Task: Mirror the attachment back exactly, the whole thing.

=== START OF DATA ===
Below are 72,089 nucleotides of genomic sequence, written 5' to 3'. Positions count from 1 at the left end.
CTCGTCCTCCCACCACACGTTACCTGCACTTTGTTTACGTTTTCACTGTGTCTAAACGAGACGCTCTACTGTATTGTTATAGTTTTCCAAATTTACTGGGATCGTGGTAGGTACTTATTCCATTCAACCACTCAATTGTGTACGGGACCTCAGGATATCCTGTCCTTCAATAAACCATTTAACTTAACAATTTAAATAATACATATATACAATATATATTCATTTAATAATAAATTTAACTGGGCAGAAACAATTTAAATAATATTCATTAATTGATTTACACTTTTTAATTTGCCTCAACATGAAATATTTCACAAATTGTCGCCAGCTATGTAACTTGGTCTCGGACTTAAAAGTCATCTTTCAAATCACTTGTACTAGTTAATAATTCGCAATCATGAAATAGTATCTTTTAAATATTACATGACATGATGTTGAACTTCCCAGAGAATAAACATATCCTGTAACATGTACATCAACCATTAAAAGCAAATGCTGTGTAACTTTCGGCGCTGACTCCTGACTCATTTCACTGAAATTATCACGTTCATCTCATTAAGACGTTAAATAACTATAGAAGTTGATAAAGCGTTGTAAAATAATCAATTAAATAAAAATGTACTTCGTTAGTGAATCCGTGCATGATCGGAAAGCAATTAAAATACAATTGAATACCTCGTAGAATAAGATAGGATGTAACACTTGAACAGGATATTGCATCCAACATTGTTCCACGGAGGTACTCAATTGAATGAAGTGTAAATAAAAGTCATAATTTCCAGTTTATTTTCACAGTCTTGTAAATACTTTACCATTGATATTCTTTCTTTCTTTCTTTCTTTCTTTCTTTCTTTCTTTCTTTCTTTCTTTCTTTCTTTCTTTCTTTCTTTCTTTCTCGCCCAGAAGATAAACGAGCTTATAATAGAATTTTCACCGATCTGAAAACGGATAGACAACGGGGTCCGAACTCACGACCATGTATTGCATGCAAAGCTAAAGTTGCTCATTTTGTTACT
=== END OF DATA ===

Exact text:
Below are 72,089 nucleotides of genomic sequence, written 5' to 3'. Positions count from 1 at the left end.
CTCGTCCTCCCACCACACGTTACCTGCACTTTGTTTACGTTTTCACTGTGTCTAAACGAGACGCTCTACTGTATTGTTATAGTTTTCCAAATTTACTGGGATCGTGGTAGGTACTTATTCCATTCAACCACTCAATTGTGTACGGGACCTCAGGATATCCTGTCCTTCAATAAACCATTTAACTTAACAATTTAAATAATACATATATACAATATATATTCATTTAATAATAAATTTAACTGGGCAGAAACAATTTAAATAATATTCATTAATTGATTTACACTTTTTAATTTGCCTCAACATGAAATATTTCACAAATTGTCGCCAGCTATGTAACTTGGTCTCGGACTTAAAAGTCATCTTTCAAATCACTTGTACTAGTTAATAATTCGCAATCATGAAATAGTATCTTTTAAATATTACATGACATGATGTTGAACTTCCCAGAGAATAAACATATCCTGTAACATGTACATCAACCATTAAAAGCAAATGCTGTGTAACTTTCGGCGCTGACTCCTGACTCATTTCACTGAAATTATCACGTTCATCTCATTAAGACGTTAAATAACTATAGAAGTTGATAAAGCGTTGTAAAATAATCAATTAAATAAAAATGTACTTCGTTAGTGAATCCGTGCATGATCGGAAAGCAATTAAAATACAATTGAATACCTCGTAGAATAAGATAGGATGTAACACTTGAACAGGATATTGCATCCAACATTGTTCCACGGAGGTACTCAATTGAATGAAGTGTAAATAAAAGTCATAATTTCCAGTTTATTTTCACAGTCTTGTAAATACTTTACCATTGATATTCTTTCTTTCTTTCTTTCTTTCTTTCTTTCTTTCTTTCTTTCTTTCTTTCTTTCTTTCTTTCTTTCTTTCTTTCTCGCCCAGAAGATAAACGAGCTTATAATAGAATTTTCACCGATCTGAAAACGGATAGACAACGGGGTCCGAACTCACGACCATGTATTGCATGCAAAGCTAAAGTTGCTCATTTTGTTACT